The tall, handsome young man providing most of the actual music with his fiddle is sophisticated (he was born in Pennsylvania) Dan Kelly. Even if you can't recognize a fiddle (or real music) you can tell Dan by his snazzy clothes - Liberty size 40-Suave overalls. As a mere stripling youth, Dan won hundreds of fiddle contests and was a six-state champion -- he even won the Canadian National Open Championship at age 12 -- which may say a lot about the quality of Canada's fiddlers. In 1983 Dan took home the big prize when he won the coveted Grand Masters Fiddle championship in Nashville. After fiddler Big Howdy Forrester's passing, Roy Acuff hired young Dan to be the Smoky Mt. Boys' fiddler, and Dan worked with the King of Country Music until his death in 1992. Dan can really play those beautiful and tricky Howdy Forrester pieces! Since Acuff's passing, Dan has fiddled his way through a number of top country bands including those of Pam Tillis, Steve Wariner, James Bonamy, Faith Hill, Alan Jackson, Jessica Simpson, and SheDaisy. Poor guy can't hold a job. Dan hopes to finally break into the "big time" with the Jug Band.

If the Jug Band can be said to have a brain, that would be guitar man Mike Armistead, Lester's son and heir. Mike shares lead singing duties with Leroy, sings harmony in the trios, books the band, runs the mercantile empire of their recordings, hoss trades in knives, dogs, and guitars, and is the Jug Band's tenuous contact with the twenty-first century. Like his dad, Mike has a taste for strong tenor singing and also loves the repertoire of Bashful Brother Oswald and Ira Louvin. He runs his own record label out of a spider hole at the far end of Dickerson Road in Goodlettsville, Tennessee. Mike is the wheeler-dealer of the outfit. He's a graduate of the very first International Bluegrass Music Association Leadership School. He also serves the citizenry of Nashville with the Fire Department.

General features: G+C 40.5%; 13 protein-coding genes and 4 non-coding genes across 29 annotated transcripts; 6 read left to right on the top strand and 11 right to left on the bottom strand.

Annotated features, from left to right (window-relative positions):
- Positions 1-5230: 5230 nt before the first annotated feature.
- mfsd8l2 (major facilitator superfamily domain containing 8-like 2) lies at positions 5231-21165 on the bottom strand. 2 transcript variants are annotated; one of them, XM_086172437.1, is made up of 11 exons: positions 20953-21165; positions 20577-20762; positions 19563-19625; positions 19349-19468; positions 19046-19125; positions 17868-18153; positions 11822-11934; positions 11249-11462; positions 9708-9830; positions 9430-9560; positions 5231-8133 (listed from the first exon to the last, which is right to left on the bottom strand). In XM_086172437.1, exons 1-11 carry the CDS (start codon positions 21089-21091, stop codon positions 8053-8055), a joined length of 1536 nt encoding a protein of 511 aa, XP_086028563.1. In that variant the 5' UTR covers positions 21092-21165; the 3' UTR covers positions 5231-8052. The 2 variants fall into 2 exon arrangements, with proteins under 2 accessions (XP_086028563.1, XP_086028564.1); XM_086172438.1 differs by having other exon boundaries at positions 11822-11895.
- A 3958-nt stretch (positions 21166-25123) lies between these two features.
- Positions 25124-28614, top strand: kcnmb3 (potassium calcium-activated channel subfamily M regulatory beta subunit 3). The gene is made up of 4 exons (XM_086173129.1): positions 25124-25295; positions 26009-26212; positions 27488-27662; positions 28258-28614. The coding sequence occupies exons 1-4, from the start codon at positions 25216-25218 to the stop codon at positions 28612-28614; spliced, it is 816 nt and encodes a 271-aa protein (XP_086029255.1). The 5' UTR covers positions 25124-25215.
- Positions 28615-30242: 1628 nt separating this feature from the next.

The Tennessee Mafia Jug Band has a CD "Barnyard Frolic", had a video on CMT and GAC cable TV, and their latest CD is “Poor Leroy's Almanack”. They can be heard on the sound track of Faye Dunaway's movie "Yellowbird". The Jug Band provided the entertainment for the society wedding of Billy Bob Thornton and Angelina Jolie several years ago -- you see how well that turned out. They played a New Year's Eve show at the historic Ryman Auditorium in Nashville and nearly brought the house down. They perform concerts all over the south, for bluegrass festivals as far away as Indiana, New England, and Canada. Tours of Europe and the far east are in the works. The Kennedy Center in Washington, D.C. (our nation's capitol) has hosted the Jug Band. They've been on the Grand Ole Opry stage over a dozen times, and in spite of their wild antics they get invited back!

Ernie Sykes or Andy Todd will round out the group on doghouse bass. Hot picking, powerful harmony singing, and riotous hijinks - that's the Tennessee Mafia Jug Band. Marty Stuart first introduced them to the Fold, and it was a match made in Heaven. Get ready to laugh until your sides hurt. Be sure to bring your dancing shoes, too – you'll need them! For more information on the Tennessee Mafia Jug Band, go to

Carter Family Memorial Music Center, Incorporated, is a nonprofit, rural arts organization established to preserve traditional, acoustic, mountain music. For further information on the center, go to Shows from the Carter Family Fold can be accessed on the internet at

Carter Music Center is part of the Crooked Road: Virginia's Heritage Music Trail. You can visit the Crooked Road Music Trail site at Partial funding for programs at the center is provided by the Virginia Commission for the Arts and the National Endowment for the Arts. For more information on Saturday's concert, contact the Mountain Music Museum at 276-645-0035. For recorded information on shows coming up at the Fold, call 276-386-6054.